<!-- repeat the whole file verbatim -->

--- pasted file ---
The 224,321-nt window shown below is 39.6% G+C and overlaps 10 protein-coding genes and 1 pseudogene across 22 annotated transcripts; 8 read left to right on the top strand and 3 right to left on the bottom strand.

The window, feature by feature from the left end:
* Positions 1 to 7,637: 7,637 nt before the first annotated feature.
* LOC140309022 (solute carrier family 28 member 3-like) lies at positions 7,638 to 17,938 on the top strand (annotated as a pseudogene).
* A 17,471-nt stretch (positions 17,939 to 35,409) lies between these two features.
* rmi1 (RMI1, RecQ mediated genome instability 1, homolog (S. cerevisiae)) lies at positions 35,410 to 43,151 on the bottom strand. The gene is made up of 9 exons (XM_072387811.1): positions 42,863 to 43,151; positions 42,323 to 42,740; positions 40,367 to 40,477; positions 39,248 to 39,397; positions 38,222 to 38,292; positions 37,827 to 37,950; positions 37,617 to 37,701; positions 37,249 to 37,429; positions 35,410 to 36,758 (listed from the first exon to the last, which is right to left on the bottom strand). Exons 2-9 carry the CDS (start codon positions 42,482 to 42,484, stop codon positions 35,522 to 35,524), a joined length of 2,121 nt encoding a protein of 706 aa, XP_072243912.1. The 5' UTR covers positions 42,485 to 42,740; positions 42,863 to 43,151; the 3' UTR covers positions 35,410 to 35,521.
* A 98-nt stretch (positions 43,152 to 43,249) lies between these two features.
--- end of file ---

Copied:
The 224,321-nt window shown below is 39.6% G+C and overlaps 10 protein-coding genes and 1 pseudogene across 22 annotated transcripts; 8 read left to right on the top strand and 3 right to left on the bottom strand.

The window, feature by feature from the left end:
* Positions 1 to 7,637: 7,637 nt before the first annotated feature.
* LOC140309022 (solute carrier family 28 member 3-like) lies at positions 7,638 to 17,938 on the top strand (annotated as a pseudogene).
* A 17,471-nt stretch (positions 17,939 to 35,409) lies between these two features.
* rmi1 (RMI1, RecQ mediated genome instability 1, homolog (S. cerevisiae)) lies at positions 35,410 to 43,151 on the bottom strand. The gene is made up of 9 exons (XM_072387811.1): positions 42,863 to 43,151; positions 42,323 to 42,740; positions 40,367 to 40,477; positions 39,248 to 39,397; positions 38,222 to 38,292; positions 37,827 to 37,950; positions 37,617 to 37,701; positions 37,249 to 37,429; positions 35,410 to 36,758 (listed from the first exon to the last, which is right to left on the bottom strand). Exons 2-9 carry the CDS (start codon positions 42,482 to 42,484, stop codon positions 35,522 to 35,524), a joined length of 2,121 nt encoding a protein of 706 aa, XP_072243912.1. The 5' UTR covers positions 42,485 to 42,740; positions 42,863 to 43,151; the 3' UTR covers positions 35,410 to 35,521.
* A 98-nt stretch (positions 43,152 to 43,249) lies between these two features.